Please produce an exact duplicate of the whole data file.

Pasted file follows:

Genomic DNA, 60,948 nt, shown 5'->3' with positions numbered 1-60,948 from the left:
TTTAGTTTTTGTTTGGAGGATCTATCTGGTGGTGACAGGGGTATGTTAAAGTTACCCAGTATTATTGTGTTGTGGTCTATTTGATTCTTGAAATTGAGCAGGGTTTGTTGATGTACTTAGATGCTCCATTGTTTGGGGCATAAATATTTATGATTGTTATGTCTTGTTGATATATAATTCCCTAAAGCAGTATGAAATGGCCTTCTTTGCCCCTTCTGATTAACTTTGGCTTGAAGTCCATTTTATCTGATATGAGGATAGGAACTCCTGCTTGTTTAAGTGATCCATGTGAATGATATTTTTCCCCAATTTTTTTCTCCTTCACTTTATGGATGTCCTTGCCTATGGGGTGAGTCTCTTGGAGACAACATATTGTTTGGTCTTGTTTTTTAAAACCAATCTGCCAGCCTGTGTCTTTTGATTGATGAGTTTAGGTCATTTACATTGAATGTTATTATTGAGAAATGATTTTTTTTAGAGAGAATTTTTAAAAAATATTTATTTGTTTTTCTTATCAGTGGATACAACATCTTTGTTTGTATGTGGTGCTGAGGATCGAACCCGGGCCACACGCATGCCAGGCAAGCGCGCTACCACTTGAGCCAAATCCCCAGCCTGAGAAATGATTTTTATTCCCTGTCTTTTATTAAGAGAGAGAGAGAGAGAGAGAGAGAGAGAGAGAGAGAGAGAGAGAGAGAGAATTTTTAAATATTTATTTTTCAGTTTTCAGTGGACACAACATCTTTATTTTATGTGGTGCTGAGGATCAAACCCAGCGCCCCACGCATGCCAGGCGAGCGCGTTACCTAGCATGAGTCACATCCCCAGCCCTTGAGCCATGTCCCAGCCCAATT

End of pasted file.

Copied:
Genomic DNA, 60,948 nt, shown 5'->3' with positions numbered 1-60,948 from the left:
TTTAGTTTTTGTTTGGAGGATCTATCTGGTGGTGACAGGGGTATGTTAAAGTTACCCAGTATTATTGTGTTGTGGTCTATTTGATTCTTGAAATTGAGCAGGGTTTGTTGATGTACTTAGATGCTCCATTGTTTGGGGCATAAATATTTATGATTGTTATGTCTTGTTGATATATAATTCCCTAAAGCAGTATGAAATGGCCTTCTTTGCCCCTTCTGATTAACTTTGGCTTGAAGTCCATTTTATCTGATATGAGGATAGGAACTCCTGCTTGTTTAAGTGATCCATGTGAATGATATTTTTCCCCAATTTTTTTCTCCTTCACTTTATGGATGTCCTTGCCTATGGGGTGAGTCTCTTGGAGACAACATATTGTTTGGTCTTGTTTTTTAAAACCAATCTGCCAGCCTGTGTCTTTTGATTGATGAGTTTAGGTCATTTACATTGAATGTTATTATTGAGAAATGATTTTTTTTAGAGAGAATTTTTAAAAAATATTTATTTGTTTTTCTTATCAGTGGATACAACATCTTTGTTTGTATGTGGTGCTGAGGATCGAACCCGGGCCACACGCATGCCAGGCAAGCGCGCTACCACTTGAGCCAAATCCCCAGCCTGAGAAATGATTTTTATTCCCTGTCTTTTATTAAGAGAGAGAGAGAGAGAGAGAGAGAGAGAGAGAGAGAGAGAGAGAGAGAGAATTTTTAAATATTTATTTTTCAGTTTTCAGTGGACACAACATCTTTATTTTATGTGGTGCTGAGGATCAAACCCAGCGCCCCACGCATGCCAGGCGAGCGCGTTACCTAGCATGAGTCACATCCCCAGCCCTTGAGCCATGTCCCAGCCCAATT